Amid heated debates concerning the government's democratic initiative, which aims to settle Turkey's ongoing Kurdish issue, Prime Minister Recep Tayyip Erdoğan, accompanied by a delegation of five ministers and other high-ranking officials, went to Büyükada, one of several small islands off the coast of mainland İstanbul, last weekend, bringing the multicultural life on the islands back onto the country's agenda.

The inhabitants of the islands have been living together in peace for centuries despite their diverse ethnic backgrounds and the small size of the land available to them. They argue that their experience should serve as a model for the Kurdish initiative. “Although we have different cultural and religious backgrounds, we have lived peacefully for centuries. Why shouldn't Turks and Kurds live in peace given that their festivals, cultures and sensitivities are similar?" the islanders ask. On Büyükada, conquered one and half months before the conquest of İstanbul by Mehmet the Conqueror, Armenians, Greeks, Jews, Syriacs, Alevis and Sunnis have been living in harmony since then. On the island, which has a surface area of 5.4 square kilometers, Ramadan and Passover are celebrated with equal enthusiasm. The people of the island enjoy the richness of experience their coexistence has brought despite their diverse ethnic structure. One may come across Greeks who frequently use such Islamic phrases as “inşallah” or “maşallah” and Armenians who cook and distribute çörek on Muslim festivals. They talk about the merits of living together, sending messages of unity and integrity.
Raffi Hermon Araks, the chief adviser to the mayor of the islands in charge of culture and arts affairs, says life on the islands should be taken as a model for the democratic initiative. Araks stresses that all the values of Turkey are theirs as well. He describes an incident that occurred during the prime minister's visit to the island. “Recep Tayyip Erdoğan embraced former national soccer team player Lefter Küçükandonyadis with such warmth that everyone's eyes were full of tears. We were glad to see that a prime minister can embrace his citizens with such sincerity whatever their racial or ethnic origin,” he said. Davut Süryani, a 72-year-old inhabitant of Heybeliada, points out that his family has been living peacefully with Turks for several centuries. Stressing that this sense of fraternity cannot be disrupted by any power, Süryani indicates that he greatly enjoys living together. Mustafa Farsakoğlu, the mayor of the islands, from the Republican People's Party (CHP), depicted the prime minister's visit as a historic day.
No serious criminal offense has been committed on the islands although different people from diverse cultures live there. Farsakoğlu says: “For instance, there are only 11 municipal police officers on nine islands. Our population is doubled in the summer, but we still do not face any major problems.” The mayor describes the islands as Turkey's showcase and maintains that no major misfortunes have happened throughout their history.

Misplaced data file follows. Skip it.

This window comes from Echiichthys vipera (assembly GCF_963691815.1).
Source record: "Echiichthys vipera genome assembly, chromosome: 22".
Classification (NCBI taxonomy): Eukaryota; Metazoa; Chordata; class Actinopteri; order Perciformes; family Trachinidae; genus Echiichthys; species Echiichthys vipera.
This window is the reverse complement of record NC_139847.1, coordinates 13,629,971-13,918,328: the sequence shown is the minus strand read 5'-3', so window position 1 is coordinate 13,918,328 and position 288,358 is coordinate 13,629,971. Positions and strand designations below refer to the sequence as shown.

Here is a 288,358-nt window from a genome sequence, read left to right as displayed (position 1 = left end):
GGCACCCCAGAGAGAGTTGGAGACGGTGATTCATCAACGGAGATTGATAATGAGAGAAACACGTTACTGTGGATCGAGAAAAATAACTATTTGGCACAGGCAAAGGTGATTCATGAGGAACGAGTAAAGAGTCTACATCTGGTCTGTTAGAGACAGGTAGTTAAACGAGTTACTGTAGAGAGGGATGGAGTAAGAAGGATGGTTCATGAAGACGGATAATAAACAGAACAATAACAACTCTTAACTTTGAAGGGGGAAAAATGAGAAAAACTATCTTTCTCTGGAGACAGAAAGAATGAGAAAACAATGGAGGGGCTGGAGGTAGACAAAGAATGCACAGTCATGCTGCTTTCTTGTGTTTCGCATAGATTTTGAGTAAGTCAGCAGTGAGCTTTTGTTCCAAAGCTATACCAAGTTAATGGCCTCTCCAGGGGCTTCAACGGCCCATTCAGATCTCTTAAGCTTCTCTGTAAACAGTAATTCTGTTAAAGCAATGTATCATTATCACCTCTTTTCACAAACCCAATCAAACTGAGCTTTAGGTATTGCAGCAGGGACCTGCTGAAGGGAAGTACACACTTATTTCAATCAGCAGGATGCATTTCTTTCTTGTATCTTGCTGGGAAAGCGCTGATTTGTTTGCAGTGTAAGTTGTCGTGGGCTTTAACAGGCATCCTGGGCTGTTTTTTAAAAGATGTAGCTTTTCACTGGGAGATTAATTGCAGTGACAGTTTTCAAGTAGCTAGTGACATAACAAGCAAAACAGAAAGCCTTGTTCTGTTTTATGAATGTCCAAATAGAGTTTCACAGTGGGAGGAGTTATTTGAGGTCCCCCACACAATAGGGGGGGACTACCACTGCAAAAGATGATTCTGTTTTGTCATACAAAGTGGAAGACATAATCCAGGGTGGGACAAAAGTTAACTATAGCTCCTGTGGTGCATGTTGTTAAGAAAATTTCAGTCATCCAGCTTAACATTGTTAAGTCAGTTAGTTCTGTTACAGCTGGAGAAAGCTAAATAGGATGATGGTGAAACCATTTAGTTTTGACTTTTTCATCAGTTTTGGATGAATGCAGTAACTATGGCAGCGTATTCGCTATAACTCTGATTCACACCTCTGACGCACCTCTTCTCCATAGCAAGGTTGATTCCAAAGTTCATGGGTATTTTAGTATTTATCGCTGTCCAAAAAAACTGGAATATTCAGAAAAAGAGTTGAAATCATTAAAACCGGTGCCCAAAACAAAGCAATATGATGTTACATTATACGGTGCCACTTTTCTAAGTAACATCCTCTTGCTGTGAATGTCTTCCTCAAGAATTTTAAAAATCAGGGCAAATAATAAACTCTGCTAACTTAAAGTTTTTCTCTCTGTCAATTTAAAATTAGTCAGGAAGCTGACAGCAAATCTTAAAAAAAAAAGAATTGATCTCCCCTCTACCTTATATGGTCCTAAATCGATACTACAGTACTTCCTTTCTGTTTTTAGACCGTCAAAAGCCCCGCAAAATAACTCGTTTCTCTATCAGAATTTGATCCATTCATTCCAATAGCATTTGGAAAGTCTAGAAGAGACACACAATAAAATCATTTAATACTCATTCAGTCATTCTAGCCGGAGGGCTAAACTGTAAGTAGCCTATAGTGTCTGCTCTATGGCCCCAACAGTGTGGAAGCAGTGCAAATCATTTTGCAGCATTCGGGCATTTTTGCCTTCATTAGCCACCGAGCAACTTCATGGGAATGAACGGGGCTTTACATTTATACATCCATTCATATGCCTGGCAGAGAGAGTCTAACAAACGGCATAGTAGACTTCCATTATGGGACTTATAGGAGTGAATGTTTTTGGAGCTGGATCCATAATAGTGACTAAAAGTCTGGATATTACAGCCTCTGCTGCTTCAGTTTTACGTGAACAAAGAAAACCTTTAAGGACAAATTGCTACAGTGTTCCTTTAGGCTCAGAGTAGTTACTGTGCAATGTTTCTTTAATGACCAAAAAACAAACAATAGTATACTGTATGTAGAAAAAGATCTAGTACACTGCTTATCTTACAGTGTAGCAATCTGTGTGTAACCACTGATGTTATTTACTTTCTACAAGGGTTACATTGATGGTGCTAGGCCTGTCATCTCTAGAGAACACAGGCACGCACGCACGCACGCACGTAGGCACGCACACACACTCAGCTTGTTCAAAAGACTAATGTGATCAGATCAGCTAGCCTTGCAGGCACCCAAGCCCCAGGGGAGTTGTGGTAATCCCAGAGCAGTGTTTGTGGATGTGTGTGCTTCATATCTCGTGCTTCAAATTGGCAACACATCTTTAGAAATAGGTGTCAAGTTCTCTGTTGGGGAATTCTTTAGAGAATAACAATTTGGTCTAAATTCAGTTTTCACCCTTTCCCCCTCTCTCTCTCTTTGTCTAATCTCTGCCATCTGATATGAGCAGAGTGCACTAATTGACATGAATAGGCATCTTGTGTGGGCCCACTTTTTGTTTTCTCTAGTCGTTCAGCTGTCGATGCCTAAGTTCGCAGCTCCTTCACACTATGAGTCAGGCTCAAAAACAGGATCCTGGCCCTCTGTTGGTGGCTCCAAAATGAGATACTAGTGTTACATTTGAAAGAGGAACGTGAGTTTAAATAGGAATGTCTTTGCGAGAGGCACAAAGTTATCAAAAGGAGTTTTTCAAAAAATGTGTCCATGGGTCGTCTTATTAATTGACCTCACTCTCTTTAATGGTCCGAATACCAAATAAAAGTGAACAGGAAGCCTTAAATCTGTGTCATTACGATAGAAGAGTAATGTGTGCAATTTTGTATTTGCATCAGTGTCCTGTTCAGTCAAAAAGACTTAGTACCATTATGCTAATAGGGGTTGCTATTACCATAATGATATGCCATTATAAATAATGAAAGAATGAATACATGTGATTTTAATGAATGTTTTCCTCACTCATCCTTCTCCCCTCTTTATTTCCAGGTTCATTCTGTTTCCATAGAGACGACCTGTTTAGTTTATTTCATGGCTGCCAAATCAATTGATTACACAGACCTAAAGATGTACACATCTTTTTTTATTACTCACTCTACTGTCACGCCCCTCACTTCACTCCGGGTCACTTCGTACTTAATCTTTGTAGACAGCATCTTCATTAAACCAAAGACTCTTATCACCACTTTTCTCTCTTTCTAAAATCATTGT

‘I was shocked to learn that I was appointed as an imam for the island’
Kamil Gürcü has been working as the imam of Hacı Havva Özen Mosque on Büyükada for six years. Gürcü explains that he panicked when he first heard about his appointment to Büyükada, where the majority of the population is non-Muslim. “I was afraid, not knowing what I would do there. I did not even intend to stay much, but the müftü of the island consoled me. But six years later, I now see that I was wrong to see things in that way,” he says. He points out that during the time he lived on the island, all of his negative perceptions changed. “My wife wears a headscarf, so she thought that her life would be hard. But today, she has very close and congenial relations with her Greek and Armenian neighbors. They exchange recipes with each other. In time, we have developed very good relations. We celebrate our religious festivals and respect each other,” he says. The imam describes the non-Muslims as respectful and sympathetic people and says they greet each other and chat every day.
All the good values of the past
Veteran actor Ediz Hun, who has been living on Büyükada since his childhood, finds it quite meaningful that the prime minister visited the island at a time when the democratic initiative is high on the agenda. Hun maintains that life on the islands may serve as a model for the initiative. “Erdoğan knows well that life here is the best example of coexistence. I have been living here for many years, but I have not seen a single skirmish or problem,” he says. Hun stresses that he supports the AK Party's initiative. “I congratulate those who regard diversity as wealth and a means of being civilized, not for adversity or quarrels. All parties, and everyone with common sense, should lend support to this move by the government. We should refrain from fomenting separatism by building on differences. The peace of the islanders should be taken as a model by everyone,” he says. Noting that he is Circassian, Hun points out that he has many Jewish and Greek friends on the islands. Actress Lale Mansur, who is a resident of Burgazada, indicates that the islands are proof that when differences are not focused on, people can live harmoniously and peacefully. Mansur notes that all the good values that we long for today exist on the islands. “On Burgazada, a marketplace is set up every Friday. One day, I noticed that nine different languages were being spoken in this marketplace. People would greet each other even if they do not know each other. All the good values of the past are here,” she says.